Awakening From Above

The Month of Nisan and Passover.

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Letter of the Month

The letter corresponding to Nisan is Hei. It is a 'silent letter', thus connected with the idea of 'rest'. The lower Hei in Hashem's name symbolizes the type of rest that manifests with each Shemitah year. During a Shemitah year, the earth is given rest from planting and sowing. The upper Hei symbolizes the type of rest that manifests in Yovel, the Jubilee year. This is a higher level of rest, in which slaves are set free.

Hei is thus the 'letter of freedom', restful freedom from the slavery of egocentric consciousness. This freedom comes unearned and undeserved, like the miraculous gift of Spring following the long barren winter.

Hei is also the letter from which Creation emerged, as the Talmud says, B'Hei nivrah olam hazeh--With the letter Hei this world was created.' Hashem speaks the world into being: "Let there be light," etc. Each of the letters of speech is an articulation of the simple outward flow of breath, which is the "hhh" sound of the letter Hei. Therefore, the letter Hei is at the root of Hashem's Creative process. The power of Hei also allows us human beings to create. For example, when Abraham and Sarah added the letter Hei to their names, AbraHam and SaraH, they miraculously gave birth to their children after long being barren.

On Passover, when we 'rest' from eating hametz, leavened foods representing egocentrism, we can open to receive the mystical Hei, the 'letter of miracles' into our name, into our being. Hei is humility, being open to receive. The word hametz and matzah contain three letters, two similar letters and one unique, hametz has a Het and matzah a Hei, Hei and Het are similar letters just in the Hei the left leg is suspended in mid air, representing humility, whereas in the letter Het the left leg rises up, representing egocentrism. When we rest from ego, we open ourselves to the letter Hei and thus become the conduits to receive miracles in our life.

Name of the Month

Prior to the Babylonian exile, Nisan was called Hodesh haAviv, 'the Month of Spring'. Aviv begins with the letters Aleph and Bet--the first and second letters of the alphabet--and then Yud, symbolizing Hashem. This spelling seems to say, 'from above to below is the flow from Hashem.'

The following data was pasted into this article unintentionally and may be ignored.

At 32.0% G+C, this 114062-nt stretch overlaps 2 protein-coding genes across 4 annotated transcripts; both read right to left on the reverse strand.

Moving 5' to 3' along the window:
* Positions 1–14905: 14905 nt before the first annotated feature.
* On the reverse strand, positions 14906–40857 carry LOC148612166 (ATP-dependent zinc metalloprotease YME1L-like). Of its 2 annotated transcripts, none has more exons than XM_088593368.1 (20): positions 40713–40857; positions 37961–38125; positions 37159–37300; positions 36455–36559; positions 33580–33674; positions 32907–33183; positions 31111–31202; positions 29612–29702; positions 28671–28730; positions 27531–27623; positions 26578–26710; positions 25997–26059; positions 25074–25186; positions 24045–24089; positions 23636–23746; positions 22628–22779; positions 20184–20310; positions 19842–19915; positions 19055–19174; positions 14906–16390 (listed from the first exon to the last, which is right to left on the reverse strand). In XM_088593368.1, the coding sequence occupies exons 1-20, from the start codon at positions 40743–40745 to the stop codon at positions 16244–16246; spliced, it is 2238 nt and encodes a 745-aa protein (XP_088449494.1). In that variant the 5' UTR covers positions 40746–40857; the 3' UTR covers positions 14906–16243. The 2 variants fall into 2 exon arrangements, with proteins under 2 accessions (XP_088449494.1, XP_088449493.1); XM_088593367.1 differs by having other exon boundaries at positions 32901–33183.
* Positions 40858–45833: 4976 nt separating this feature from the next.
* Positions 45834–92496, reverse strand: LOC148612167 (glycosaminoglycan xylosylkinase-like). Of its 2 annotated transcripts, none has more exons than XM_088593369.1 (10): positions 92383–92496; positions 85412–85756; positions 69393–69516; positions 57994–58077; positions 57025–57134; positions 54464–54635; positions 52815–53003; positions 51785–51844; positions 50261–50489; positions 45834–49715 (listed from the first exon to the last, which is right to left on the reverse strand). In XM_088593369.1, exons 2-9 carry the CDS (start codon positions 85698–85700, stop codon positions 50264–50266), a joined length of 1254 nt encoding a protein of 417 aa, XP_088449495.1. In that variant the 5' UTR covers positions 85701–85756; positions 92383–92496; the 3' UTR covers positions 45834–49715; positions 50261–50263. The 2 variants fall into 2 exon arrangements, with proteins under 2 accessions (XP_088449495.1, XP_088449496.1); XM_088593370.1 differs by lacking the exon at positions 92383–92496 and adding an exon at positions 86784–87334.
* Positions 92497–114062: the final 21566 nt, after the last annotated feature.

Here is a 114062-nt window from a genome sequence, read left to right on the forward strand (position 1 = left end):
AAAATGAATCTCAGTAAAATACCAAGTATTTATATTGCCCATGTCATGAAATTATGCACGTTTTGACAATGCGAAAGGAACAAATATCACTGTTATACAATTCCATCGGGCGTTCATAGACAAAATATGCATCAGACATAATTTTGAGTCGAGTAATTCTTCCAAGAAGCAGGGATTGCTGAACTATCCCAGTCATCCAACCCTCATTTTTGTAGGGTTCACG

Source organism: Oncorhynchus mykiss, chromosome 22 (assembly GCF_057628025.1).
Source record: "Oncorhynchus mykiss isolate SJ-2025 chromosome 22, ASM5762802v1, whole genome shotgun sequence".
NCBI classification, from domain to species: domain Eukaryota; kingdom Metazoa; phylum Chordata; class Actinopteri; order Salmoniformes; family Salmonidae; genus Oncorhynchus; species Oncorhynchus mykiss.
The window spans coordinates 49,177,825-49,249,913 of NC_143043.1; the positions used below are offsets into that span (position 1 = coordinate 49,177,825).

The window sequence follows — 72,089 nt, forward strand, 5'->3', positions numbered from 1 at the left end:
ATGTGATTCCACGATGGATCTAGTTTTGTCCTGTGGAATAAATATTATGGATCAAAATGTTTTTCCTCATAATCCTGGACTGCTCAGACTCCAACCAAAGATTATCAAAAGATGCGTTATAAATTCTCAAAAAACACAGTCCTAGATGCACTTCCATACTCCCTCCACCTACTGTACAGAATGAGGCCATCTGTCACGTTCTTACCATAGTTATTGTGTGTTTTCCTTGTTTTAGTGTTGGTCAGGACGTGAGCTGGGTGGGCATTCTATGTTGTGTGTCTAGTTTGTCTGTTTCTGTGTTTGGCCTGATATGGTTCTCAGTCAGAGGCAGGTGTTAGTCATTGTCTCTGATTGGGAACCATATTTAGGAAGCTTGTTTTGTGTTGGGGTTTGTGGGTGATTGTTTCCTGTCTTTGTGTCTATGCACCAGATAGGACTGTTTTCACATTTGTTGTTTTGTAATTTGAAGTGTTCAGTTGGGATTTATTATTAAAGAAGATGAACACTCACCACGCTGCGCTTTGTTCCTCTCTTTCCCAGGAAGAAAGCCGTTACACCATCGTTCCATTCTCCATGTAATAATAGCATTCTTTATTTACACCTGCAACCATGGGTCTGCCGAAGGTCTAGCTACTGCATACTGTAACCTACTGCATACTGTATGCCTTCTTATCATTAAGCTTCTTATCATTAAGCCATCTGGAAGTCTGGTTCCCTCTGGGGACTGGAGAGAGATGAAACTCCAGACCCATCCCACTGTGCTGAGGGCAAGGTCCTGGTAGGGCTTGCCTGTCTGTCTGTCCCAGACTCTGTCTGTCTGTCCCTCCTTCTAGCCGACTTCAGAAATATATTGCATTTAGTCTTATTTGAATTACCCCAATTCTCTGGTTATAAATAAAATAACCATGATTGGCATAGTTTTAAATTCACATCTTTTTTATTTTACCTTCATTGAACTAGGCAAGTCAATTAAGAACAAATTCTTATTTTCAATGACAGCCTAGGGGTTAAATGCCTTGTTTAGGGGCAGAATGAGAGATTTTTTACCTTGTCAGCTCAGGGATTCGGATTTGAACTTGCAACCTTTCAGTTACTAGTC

Rabbeinu Bachya breaks the word aviv down and interprets it to mean av, 'the father of', iv or Yud-Bet, which is the number 12, signifying the twelve months of the year. In other words, Nisan is the first, the father of the twelve months of the year.

While Nisan is the beginning of 'the year of months', Tishrei is the beginning of 'the year of days'. Tishrei is spelled Tav-Shin-Reish, which is the last three letters of the alphabet in reverse order, and then Yud, again symbolizing Hashem. This tells us that Tishrei is about a movement from below to above, the opposite of Nisan. Tishrei has the first day of what we normally consider the Jewish year: Rosh Hashanah, the headquarters of shanah, linear 'time'. Shanah is related to the word yashan, which means 'old', or routine. On the other hand, the first chodesh, or 'month', is the headquarters of hadesh, newness. The moon is renewed every monthly cycle, breaking the monotony of linear time with a sense of the miraculous newness of life.
matzah and wine
After the Babylonian exile, this month has been called Nisan. There is an argument over the source of the current names of the months. Are they originally from the Torah, are they Hebrew names that were lost over history and then rediscovered, or are they names that we borrowed from our hosts in Babylon? If the name Nisan has a Hebrew source, the source is the root word nes, meaning 'miracle'. It is by definition the month of miracles. If, however, Nisan has a source in another cultures, then it comes from the Akkadian word nissanu, meaning 'to move' or 'to start'. In Nisan, Hashem inspires us with miracles, and moves us to start anew.

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Rabbi DovBer Pinson

Rabbi DovBer Pinson is the Rosh Yeshiva of the IYYUN Yeshiva, a Yeshiva for adults. He is also the founder of the IYYUN Center, a center for Jewish enrichment in Brooklyn, New York, and and is the author of more than ten books on Kabbalah and spirituality.